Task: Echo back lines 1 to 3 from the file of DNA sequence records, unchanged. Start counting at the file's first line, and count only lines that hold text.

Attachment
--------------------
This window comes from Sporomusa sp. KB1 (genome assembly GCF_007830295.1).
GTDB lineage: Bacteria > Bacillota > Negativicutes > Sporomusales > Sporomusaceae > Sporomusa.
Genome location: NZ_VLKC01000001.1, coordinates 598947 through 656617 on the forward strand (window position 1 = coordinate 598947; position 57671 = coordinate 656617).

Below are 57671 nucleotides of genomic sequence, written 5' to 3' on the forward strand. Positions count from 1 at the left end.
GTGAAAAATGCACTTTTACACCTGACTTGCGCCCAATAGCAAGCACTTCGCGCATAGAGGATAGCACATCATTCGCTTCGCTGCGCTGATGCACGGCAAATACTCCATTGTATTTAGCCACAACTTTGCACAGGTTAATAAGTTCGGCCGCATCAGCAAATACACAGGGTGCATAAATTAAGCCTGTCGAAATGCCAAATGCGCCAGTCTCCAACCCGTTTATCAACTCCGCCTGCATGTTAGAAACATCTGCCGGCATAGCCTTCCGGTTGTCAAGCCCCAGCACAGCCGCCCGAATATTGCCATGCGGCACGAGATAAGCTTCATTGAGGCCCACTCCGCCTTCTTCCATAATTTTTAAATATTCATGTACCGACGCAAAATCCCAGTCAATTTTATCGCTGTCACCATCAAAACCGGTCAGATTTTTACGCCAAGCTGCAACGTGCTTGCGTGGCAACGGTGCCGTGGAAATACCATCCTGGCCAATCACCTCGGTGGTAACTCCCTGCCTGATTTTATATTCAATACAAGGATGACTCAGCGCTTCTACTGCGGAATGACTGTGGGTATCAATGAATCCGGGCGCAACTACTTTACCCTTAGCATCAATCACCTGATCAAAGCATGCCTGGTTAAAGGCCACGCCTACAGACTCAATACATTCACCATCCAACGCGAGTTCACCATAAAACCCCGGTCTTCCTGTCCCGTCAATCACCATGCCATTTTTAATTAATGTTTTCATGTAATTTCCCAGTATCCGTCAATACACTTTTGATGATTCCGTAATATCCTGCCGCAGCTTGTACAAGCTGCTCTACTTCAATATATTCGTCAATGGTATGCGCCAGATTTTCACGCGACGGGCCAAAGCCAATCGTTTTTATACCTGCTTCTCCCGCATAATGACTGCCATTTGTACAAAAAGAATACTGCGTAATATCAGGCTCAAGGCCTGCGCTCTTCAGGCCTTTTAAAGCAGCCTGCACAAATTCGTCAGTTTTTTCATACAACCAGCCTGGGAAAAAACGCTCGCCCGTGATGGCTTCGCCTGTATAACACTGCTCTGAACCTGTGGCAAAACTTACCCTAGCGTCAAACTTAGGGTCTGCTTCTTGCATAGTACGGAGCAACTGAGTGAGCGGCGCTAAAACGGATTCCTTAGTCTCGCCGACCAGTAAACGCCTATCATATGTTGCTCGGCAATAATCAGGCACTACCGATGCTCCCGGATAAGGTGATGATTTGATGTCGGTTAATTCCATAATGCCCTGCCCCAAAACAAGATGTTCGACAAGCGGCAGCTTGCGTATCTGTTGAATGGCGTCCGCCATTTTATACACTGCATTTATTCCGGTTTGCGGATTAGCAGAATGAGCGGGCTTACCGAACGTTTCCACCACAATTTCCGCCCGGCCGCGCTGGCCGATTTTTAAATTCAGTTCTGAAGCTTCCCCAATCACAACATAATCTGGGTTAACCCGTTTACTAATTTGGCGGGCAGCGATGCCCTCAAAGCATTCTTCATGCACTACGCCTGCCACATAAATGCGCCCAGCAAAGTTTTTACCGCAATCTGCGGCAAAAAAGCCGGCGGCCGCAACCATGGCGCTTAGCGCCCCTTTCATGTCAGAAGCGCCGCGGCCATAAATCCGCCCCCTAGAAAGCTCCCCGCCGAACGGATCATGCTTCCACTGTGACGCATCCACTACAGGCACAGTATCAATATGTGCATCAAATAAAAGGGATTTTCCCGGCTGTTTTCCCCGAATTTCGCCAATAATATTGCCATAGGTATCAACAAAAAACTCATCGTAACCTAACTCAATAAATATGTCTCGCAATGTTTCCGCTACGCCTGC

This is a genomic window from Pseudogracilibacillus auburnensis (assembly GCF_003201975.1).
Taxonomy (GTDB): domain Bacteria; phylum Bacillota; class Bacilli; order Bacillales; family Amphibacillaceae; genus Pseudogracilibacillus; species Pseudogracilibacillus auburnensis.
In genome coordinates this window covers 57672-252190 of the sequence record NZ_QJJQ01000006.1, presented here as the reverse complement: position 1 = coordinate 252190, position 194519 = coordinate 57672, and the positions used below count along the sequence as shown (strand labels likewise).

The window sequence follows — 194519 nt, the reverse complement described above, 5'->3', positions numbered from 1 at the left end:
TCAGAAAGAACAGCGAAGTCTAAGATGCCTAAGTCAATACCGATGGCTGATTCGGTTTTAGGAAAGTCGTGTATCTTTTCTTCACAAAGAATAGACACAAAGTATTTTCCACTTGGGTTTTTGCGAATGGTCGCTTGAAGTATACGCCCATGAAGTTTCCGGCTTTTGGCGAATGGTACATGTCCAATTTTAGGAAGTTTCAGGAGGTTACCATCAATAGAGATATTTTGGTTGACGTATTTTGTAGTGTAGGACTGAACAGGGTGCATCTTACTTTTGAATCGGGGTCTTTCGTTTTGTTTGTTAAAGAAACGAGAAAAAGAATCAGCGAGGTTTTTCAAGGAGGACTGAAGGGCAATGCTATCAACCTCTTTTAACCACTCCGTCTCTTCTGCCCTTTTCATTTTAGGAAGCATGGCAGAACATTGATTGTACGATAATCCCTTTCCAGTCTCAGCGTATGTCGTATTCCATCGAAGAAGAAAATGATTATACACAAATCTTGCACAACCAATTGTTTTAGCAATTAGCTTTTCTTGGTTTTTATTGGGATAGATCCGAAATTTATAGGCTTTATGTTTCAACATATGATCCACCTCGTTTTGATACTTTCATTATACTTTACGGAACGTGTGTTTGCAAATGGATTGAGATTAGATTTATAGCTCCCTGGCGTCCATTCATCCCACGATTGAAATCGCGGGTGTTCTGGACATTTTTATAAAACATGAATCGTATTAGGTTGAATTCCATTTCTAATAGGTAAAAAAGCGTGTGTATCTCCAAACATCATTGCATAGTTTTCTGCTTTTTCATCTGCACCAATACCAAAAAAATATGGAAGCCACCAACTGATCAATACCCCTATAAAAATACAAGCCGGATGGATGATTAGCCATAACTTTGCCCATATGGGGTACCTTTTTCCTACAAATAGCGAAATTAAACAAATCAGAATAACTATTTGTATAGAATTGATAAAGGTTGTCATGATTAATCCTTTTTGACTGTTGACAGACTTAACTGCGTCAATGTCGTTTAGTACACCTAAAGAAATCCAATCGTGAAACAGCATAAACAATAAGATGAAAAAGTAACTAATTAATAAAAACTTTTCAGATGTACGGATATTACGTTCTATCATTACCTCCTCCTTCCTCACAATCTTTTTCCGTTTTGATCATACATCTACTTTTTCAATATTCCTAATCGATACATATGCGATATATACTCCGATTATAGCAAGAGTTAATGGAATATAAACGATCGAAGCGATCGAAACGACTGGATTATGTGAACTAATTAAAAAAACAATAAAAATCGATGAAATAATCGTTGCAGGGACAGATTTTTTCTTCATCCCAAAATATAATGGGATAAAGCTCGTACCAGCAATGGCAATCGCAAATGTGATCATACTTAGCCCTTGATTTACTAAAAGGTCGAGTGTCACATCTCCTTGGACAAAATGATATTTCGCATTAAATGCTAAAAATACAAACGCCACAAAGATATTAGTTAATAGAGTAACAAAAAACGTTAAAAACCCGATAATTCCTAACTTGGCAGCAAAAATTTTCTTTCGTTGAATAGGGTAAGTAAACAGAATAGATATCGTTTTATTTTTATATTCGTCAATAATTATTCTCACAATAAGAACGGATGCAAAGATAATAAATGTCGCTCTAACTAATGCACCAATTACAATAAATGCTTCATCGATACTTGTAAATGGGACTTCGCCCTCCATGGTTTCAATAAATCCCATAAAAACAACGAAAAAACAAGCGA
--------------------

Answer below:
This window comes from Sporomusa sp. KB1 (genome assembly GCF_007830295.1).
GTDB lineage: Bacteria > Bacillota > Negativicutes > Sporomusales > Sporomusaceae > Sporomusa.
Genome location: NZ_VLKC01000001.1, coordinates 598947 through 656617 on the forward strand (window position 1 = coordinate 598947; position 57671 = coordinate 656617).